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Cover for The Digital Divide and E-Government: How Internet Access and Online Applications Impact Enrollment in the Supplemental Nutrition Assistance Program
dc.contributor.advisorWise, Andrew S
dc.creator
dc.date.accessioned2020-06-30T19:56:51Z
dc.date.available2020-06-30T19:56:51Z
dc.date.created2020
dc.date.issued
dc.date.submitted01/01/2020
dc.identifier.uri
dc.descriptionM.P.P.
dc.description.abstractThe past two decades have seen an explosive rise in access to high-speed internet. At the same time, local, state, and national governments have greatly expanded the range of services available through the internet, including the use of online applications for assistance programs. Through econometric analysis of county-level data from the FCC, USDA, and other sources, I measure how internet access and the use of online applications impact enrollment in the Supplemental Nutrition Assistance Program (SNAP). My findings suggest that increased access to the internet leads to decreased enrollment in SNAP, even after controlling for fixed effects and confounding variables like unemployment rates and average income – potential evidence of a general quality of life improvement that arises through bridging the Digital Divide. Additionally, my analysis finds that introducing online applications had no measurable effect on SNAP enrollment in areas with high internet access – however, in counties with low internet connectivity, access to online applications was associated with a more than 10% decline in total SNAP enrollment. This likely arises from states diverting resources away from call centers and physical casework offices when rolling out online applications – leaving those without internet access behind. Overall, my results suggest that states which implement online applications should continue to support non-digital SNAP administrative work. Additionally, bridging the Digital Divide must remain an important focus for federal and state governments as more and more aspects of daily life move onto the internet.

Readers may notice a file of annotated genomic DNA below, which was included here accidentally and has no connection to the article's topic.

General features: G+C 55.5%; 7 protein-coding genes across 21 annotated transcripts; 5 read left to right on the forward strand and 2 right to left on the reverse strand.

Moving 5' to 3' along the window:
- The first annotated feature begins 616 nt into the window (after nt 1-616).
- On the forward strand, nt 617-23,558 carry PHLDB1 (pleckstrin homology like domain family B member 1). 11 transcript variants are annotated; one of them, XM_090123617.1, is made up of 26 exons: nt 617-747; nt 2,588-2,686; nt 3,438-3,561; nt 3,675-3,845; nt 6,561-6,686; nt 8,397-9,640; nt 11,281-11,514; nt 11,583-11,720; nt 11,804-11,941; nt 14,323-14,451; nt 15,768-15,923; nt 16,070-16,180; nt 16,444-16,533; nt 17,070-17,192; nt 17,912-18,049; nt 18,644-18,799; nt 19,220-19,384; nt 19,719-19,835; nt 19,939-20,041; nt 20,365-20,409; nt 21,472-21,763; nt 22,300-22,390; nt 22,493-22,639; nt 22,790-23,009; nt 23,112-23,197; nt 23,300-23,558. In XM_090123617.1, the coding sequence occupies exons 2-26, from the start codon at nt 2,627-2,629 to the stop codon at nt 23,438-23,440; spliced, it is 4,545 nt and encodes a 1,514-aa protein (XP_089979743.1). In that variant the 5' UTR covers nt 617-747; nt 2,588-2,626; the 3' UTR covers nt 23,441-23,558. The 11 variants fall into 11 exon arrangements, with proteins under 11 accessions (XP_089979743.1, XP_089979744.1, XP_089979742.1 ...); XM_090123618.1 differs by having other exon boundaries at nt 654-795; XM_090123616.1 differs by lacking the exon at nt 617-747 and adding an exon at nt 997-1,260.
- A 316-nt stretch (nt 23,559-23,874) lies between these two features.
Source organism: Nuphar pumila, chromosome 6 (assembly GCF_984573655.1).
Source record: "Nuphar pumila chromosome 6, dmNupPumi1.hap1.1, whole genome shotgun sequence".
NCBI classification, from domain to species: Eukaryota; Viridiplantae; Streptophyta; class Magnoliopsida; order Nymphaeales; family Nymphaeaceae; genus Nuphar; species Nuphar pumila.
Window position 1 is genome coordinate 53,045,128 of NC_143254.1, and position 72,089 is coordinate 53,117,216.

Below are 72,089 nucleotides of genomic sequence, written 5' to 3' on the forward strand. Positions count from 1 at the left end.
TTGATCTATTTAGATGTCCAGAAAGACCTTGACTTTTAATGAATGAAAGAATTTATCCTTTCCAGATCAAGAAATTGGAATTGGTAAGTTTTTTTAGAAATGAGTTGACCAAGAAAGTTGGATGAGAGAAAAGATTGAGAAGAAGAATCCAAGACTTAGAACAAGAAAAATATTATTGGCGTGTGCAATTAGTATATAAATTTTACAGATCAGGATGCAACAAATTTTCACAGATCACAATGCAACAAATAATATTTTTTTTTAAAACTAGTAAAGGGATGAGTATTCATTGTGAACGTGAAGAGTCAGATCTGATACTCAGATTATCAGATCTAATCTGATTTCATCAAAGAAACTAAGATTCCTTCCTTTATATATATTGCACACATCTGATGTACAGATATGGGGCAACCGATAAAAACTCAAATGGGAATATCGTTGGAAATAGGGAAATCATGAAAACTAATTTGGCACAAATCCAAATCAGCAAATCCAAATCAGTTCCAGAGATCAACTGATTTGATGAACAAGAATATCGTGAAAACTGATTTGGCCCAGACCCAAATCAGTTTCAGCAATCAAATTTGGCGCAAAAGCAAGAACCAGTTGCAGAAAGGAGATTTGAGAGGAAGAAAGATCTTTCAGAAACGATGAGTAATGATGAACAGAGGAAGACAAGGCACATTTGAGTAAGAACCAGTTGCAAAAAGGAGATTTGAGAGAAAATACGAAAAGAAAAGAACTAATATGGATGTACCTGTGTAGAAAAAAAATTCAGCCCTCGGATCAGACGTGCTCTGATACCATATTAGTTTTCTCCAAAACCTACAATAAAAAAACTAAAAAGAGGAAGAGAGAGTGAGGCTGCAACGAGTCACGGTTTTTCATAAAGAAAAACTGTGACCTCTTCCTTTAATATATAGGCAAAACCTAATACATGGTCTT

dc.formatPDF
dc.format.extent52 leaves
dc.languageen
dc.publisherGeorgetown University
dc.sourceGeorgetown University-Graduate School of Arts & Sciences
dc.sourcePublic Policy & Policy Management
dc.subjectBroadband
dc.subjectE-Government
dc.subjectFood Stamps
dc.subjectInternet
dc.subjectOnline Applications
dc.subjectSNAP
dc.subject.lcshPublic policy
dc.subject.lcshPolitical Science
dc.subject.otherPublic policy
dc.subject.otherPolitical science
dc.titleThe Digital Divide and E-Government: How Internet Access and Online Applications Impact Enrollment in the Supplemental Nutrition Assistance Program
dc.typethesis
dc.identifier.orcid0000-0002-3029-8456


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